Academic journal article Journal of Cognitive Psychotherapy

Ecological Momentary Assessment and Intervention in Nonsuicidal Self-Injury: A Novel Approach to Treatment

Academic journal article Journal of Cognitive Psychotherapy

Ecological Momentary Assessment and Intervention in Nonsuicidal Self-Injury: A Novel Approach to Treatment

Article excerpt

This study provides an introduction to ecological momentary assessment (EMA) methods and the potential use of ecological momentary intervention (EMI) for nonsuicidal self-injury (NSSI). The novel use of EMA and EMI are discussed within the context of the emotion regulation function of NSSI, the ability of these approaches to complement established treatments (i.e., cognitive behavior therapy & dialectical behavior therapy), and the specific areas in which an EMI treatment approach can augment traditional treatment. Based on established EMA findings in general and specific applications of EMA to the NSSI, a model EMI for NSSI is proposed.

Keywords: non-suicidal self-injury; ecological momentary intervention; self-injury; emotion regulation

Nonsuicidal self-injury (NSSI) is defined as the deliberate damage or alteration of body tissue without conscious suicidal intent but not including tattooing, body piercing, or other culturally sanctioned methods of body modification (Favazza & Favazza, 1987). NSSI represents a significant and growing public health concern, particularly among adolescents and young adults (Olfson, Gameroff, Marcus, Greenberg, & Shaffer, 2005; Rodham & Hawton, 2009; Sansone & Levitt, 2002) and has recently been proposed for inclusion as a Diagnostic and Statistical Manual of Mental Disorders (5th ed.; DSM-5) diagnosis (Shaffer & Jacobson, 2009). Although long-term outcome research in the area of NSSI is limited, those who engage in NSSI appear to be at increased risk for lasting physical injury (Briere & Gil, 1998; Stanley, Gameroff, Michalsen, & Mann, 2001; Stellrecht et al., 2006), increased emergency room use (Olfson et al., 2005), and suicide (Brown, Comtois, & Linehan, 2002; Dulit, Ryer, Leon, & Brodsky, 1994; Joiner, 2005; Nock, Joiner, Gordon, Lloyd-Richardson, & Prinstein, 2006).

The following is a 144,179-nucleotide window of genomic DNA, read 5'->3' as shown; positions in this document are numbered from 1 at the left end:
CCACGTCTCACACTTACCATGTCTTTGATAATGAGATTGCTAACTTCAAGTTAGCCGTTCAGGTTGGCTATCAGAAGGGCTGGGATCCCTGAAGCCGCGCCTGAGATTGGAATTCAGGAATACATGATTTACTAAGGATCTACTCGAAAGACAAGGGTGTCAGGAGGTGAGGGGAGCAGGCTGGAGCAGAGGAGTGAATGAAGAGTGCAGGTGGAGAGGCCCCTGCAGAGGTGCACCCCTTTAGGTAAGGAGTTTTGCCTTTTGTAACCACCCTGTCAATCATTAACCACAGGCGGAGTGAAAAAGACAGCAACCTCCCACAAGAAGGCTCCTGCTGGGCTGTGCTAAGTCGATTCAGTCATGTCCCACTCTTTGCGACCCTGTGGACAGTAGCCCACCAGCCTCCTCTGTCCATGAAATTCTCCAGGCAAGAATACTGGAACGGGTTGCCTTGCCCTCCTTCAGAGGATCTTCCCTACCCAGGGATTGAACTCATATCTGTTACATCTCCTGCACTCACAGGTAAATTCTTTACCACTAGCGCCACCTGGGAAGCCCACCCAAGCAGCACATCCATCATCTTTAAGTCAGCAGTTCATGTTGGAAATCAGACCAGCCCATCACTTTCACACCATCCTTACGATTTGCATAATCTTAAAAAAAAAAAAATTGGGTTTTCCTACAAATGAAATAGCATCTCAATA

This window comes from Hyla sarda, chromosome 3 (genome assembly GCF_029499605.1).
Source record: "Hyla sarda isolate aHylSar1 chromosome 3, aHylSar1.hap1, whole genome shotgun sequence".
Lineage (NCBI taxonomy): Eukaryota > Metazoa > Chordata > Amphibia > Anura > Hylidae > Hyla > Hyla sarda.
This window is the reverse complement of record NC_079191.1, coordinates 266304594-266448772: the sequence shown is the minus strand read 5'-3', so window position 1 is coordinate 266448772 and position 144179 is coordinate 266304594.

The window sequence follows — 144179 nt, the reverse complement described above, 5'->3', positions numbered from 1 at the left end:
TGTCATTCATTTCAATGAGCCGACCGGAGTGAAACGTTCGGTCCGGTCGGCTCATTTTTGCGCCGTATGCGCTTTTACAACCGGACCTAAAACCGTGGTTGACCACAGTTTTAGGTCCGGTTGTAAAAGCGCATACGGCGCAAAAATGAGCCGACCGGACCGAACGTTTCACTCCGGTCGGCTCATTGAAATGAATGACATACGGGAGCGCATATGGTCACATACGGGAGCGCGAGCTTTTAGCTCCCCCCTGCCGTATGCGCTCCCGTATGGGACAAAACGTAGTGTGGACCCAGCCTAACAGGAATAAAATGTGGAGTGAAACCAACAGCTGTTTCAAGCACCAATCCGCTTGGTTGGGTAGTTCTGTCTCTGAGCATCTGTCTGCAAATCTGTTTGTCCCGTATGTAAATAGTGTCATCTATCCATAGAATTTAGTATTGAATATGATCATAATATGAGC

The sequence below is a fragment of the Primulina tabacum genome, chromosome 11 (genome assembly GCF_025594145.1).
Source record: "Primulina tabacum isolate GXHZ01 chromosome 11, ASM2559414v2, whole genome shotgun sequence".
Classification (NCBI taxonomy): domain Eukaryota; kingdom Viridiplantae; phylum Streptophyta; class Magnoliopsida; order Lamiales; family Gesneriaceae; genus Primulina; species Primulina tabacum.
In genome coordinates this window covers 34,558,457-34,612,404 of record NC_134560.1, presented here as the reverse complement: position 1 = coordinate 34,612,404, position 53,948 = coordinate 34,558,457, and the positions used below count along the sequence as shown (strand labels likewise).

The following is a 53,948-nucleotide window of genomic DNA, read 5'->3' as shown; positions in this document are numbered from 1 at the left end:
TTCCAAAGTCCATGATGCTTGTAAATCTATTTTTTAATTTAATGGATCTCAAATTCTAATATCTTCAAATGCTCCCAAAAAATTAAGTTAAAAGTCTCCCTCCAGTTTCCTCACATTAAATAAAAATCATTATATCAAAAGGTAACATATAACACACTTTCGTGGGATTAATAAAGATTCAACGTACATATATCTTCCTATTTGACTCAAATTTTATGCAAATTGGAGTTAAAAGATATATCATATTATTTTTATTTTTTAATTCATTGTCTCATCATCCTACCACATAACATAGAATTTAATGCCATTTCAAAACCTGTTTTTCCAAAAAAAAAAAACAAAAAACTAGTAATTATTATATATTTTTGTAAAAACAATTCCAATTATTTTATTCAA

These risks clearly highlight the importance of better understanding the phenomenology of NSSI behavior and the processes through which distal risk factors (e.g., trauma experiences or self-reported emotion regulation deficits) contribute to actual episodes of self-harm. In this article, I discuss ecological momentary assessment (EMA), or the use of handheld computers to collect data regarding daily thoughts, behaviors, and emotions, as both a research strategy permitting a better understanding of NSSI phenomenology and a potentially efficacious and novel intervention. Because EMA permits the examination of dynamic processes, such as the affective instability central to NSSI (Connors, 1996; Favazza & Conterio, 1988; Favazza, DeRosear, & Conterio, 1989), the use of EMA methods permits a unique opportunity to explore the causal factors that influence NSSI episodes. Moreover, because NSSI is a behavior that frequently occurs in secret, when clients are isolated and alone, the use of EMA may permit the deployment of an intervention within contexts and at times in which clients might not otherwise have access to treatment.

As an introduction to EMA methods as an intervention for NSSI, I first review the most commonly investigated functions of NSSI. I then review the most commonly used interventions for NSSI and describe how EMA can build on established treatments. Next, I review the most central characteristics of EMA methods and the implications of those characteristics on the assessment and treatment of NSSI. Then, I discuss three areas in which EMA has already clarified our understanding of NSSI behavior and introduce some never before reported data to support these findings. Finally, I propose a model of an EMA-based treatment for NSSI.

Functions oF nssi: Probable targets For treatment

Multiple functions have been proposed for NSSI (e.g., Gratz, 2003; Suyemoto, 1998), some of which have shown greater empirical support than others. Significantly, over the past decade or so, it has become clear that affect, affect variability, and affect regulation strategies influence the occurrence of NSSI behavior. …

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